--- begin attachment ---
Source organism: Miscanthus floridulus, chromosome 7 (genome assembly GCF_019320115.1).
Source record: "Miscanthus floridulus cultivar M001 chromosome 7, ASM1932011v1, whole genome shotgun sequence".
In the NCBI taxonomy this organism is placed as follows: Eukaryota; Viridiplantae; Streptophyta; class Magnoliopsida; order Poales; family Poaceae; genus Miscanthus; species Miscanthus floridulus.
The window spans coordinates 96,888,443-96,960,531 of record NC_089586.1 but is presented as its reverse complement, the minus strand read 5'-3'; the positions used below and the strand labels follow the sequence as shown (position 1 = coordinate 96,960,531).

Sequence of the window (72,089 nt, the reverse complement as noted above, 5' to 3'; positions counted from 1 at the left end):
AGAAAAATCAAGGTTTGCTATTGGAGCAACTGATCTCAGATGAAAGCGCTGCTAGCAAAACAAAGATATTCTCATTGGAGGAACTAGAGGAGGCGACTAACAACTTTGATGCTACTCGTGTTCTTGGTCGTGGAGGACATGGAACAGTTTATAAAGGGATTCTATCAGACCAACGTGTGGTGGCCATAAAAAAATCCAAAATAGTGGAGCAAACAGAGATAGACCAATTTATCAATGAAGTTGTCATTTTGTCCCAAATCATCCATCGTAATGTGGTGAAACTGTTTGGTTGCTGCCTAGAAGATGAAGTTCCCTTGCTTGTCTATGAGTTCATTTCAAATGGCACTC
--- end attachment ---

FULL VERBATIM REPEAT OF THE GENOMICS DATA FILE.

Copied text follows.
Source organism: Miscanthus floridulus, chromosome 7 (genome assembly GCF_019320115.1).
Source record: "Miscanthus floridulus cultivar M001 chromosome 7, ASM1932011v1, whole genome shotgun sequence".
In the NCBI taxonomy this organism is placed as follows: Eukaryota; Viridiplantae; Streptophyta; class Magnoliopsida; order Poales; family Poaceae; genus Miscanthus; species Miscanthus floridulus.
The window spans coordinates 96,888,443-96,960,531 of record NC_089586.1 but is presented as its reverse complement, the minus strand read 5'-3'; the positions used below and the strand labels follow the sequence as shown (position 1 = coordinate 96,960,531).

Sequence of the window (72,089 nt, the reverse complement as noted above, 5' to 3'; positions counted from 1 at the left end):
AGAAAAATCAAGGTTTGCTATTGGAGCAACTGATCTCAGATGAAAGCGCTGCTAGCAAAACAAAGATATTCTCATTGGAGGAACTAGAGGAGGCGACTAACAACTTTGATGCTACTCGTGTTCTTGGTCGTGGAGGACATGGAACAGTTTATAAAGGGATTCTATCAGACCAACGTGTGGTGGCCATAAAAAAATCCAAAATAGTGGAGCAAACAGAGATAGACCAATTTATCAATGAAGTTGTCATTTTGTCCCAAATCATCCATCGTAATGTGGTGAAACTGTTTGGTTGCTGCCTAGAAGATGAAGTTCCCTTGCTTGTCTATGAGTTCATTTCAAATGGCACTC